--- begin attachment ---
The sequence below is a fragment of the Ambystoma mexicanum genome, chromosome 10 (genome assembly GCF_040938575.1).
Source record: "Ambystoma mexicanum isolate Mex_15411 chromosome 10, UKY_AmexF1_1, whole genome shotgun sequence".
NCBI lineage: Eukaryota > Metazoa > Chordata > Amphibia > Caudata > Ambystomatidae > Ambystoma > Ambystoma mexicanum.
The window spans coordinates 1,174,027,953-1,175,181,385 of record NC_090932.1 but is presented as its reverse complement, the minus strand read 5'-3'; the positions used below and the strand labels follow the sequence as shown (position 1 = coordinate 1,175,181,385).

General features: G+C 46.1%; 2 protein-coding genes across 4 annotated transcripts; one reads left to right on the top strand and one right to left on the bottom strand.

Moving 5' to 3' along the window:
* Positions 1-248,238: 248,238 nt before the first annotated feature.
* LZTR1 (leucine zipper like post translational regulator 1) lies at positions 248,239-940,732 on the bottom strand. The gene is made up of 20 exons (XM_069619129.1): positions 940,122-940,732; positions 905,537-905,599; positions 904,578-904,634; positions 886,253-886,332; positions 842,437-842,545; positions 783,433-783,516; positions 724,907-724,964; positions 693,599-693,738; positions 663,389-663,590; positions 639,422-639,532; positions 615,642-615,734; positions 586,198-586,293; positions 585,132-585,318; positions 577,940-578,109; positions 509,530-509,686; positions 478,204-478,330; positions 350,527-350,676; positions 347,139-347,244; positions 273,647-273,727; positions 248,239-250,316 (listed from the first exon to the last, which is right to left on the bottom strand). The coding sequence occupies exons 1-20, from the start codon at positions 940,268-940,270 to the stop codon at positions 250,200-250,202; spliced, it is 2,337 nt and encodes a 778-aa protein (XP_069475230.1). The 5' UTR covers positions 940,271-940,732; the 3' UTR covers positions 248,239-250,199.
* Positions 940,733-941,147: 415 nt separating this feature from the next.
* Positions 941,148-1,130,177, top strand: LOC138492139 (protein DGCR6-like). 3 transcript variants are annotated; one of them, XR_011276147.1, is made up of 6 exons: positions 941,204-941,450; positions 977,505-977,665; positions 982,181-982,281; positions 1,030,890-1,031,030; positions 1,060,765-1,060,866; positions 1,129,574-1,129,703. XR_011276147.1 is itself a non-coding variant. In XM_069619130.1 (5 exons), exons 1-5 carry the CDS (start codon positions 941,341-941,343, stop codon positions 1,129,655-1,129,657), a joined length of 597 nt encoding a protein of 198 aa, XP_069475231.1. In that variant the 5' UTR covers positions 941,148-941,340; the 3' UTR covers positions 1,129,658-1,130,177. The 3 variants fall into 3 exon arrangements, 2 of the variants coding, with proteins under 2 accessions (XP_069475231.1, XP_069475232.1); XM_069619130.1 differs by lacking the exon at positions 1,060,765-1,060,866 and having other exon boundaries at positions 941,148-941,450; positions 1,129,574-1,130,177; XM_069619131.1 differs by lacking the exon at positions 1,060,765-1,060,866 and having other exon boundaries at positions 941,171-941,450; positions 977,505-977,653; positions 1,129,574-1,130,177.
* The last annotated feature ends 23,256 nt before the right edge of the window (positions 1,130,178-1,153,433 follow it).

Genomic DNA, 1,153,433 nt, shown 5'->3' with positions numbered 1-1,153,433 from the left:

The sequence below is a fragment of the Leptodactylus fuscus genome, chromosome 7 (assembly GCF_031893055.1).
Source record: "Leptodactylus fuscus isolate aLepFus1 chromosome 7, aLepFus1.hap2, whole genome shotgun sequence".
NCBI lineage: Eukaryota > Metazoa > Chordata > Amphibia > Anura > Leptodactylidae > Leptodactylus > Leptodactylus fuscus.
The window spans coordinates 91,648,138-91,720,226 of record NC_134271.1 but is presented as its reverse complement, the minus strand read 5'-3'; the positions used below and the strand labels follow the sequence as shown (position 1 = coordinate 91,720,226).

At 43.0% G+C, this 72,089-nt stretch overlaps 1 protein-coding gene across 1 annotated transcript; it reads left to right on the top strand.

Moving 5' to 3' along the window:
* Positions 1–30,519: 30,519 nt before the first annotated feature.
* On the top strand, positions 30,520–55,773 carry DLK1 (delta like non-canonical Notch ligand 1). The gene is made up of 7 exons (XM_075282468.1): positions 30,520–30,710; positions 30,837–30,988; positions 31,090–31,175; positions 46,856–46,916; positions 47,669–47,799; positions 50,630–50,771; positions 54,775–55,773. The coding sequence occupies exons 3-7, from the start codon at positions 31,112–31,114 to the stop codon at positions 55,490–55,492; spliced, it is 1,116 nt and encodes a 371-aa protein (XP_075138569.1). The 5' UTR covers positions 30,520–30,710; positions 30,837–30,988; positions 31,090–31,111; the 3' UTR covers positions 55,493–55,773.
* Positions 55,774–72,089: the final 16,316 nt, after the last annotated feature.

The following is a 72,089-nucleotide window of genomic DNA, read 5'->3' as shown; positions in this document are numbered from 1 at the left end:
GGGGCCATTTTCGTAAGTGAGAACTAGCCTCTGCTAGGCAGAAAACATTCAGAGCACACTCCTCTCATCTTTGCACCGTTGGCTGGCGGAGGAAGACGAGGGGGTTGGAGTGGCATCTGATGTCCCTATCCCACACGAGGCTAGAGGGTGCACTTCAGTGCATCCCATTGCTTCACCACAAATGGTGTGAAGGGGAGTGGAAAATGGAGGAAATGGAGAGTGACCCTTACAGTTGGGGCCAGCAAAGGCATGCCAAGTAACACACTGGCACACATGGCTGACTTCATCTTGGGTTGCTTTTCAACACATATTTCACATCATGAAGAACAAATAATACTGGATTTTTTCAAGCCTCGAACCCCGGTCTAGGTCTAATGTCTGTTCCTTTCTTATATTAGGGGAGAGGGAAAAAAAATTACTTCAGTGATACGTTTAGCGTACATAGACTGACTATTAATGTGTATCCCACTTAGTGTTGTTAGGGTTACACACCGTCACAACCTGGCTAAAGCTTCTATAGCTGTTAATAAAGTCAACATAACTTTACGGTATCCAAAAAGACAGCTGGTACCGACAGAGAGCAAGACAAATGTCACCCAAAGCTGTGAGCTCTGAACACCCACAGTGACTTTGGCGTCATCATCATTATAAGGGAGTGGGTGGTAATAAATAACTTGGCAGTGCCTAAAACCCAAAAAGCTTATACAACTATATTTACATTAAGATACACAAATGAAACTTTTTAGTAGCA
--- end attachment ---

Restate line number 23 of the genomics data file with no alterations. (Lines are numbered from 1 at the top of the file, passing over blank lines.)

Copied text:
GGGGCCATTTTCGTAAGTGAGAACTAGCCTCTGCTAGGCAGAAAACATTCAGAGCACACTCCTCTCATCTTTGCACCGTTGGCTGGCGGAGGAAGACGAGGGGGTTGGAGTGGCATCTGATGTCCCTATCCCACACGAGGCTAGAGGGTGCACTTCAGTGCATCCCATTGCTTCACCACAAATGGTGTGAAGGGGAGTGGAAAATGGAGGAAATGGAGAGTGACCCTTACAGTTGGGGCCAGCAAAGGCATGCCAAGTAACACACTGGCACACATGGCTGACTTCATCTTGGGTTGCTTTTCAACACATATTTCACATCATGAAGAACAAATAATACTGGATTTTTTCAAGCCTCGAACCCCGGTCTAGGTCTAATGTCTGTTCCTTTCTTATATTAGGGGAGAGGGAAAAAAAATTACTTCAGTGATACGTTTAGCGTACATAGACTGACTATTAATGTGTATCCCACTTAGTGTTGTTAGGGTTACACACCGTCACAACCTGGCTAAAGCTTCTATAGCTGTTAATAAAGTCAACATAACTTTACGGTATCCAAAAAGACAGCTGGTACCGACAGAGAGCAAGACAAATGTCACCCAAAGCTGTGAGCTCTGAACACCCACAGTGACTTTGGCGTCATCATCATTATAAGGGAGTGGGTGGTAATAAATAACTTGGCAGTGCCTAAAACCCAAAAAGCTTATACAACTATATTTACATTAAGATACACAAATGAAACTTTTTAGTAGCA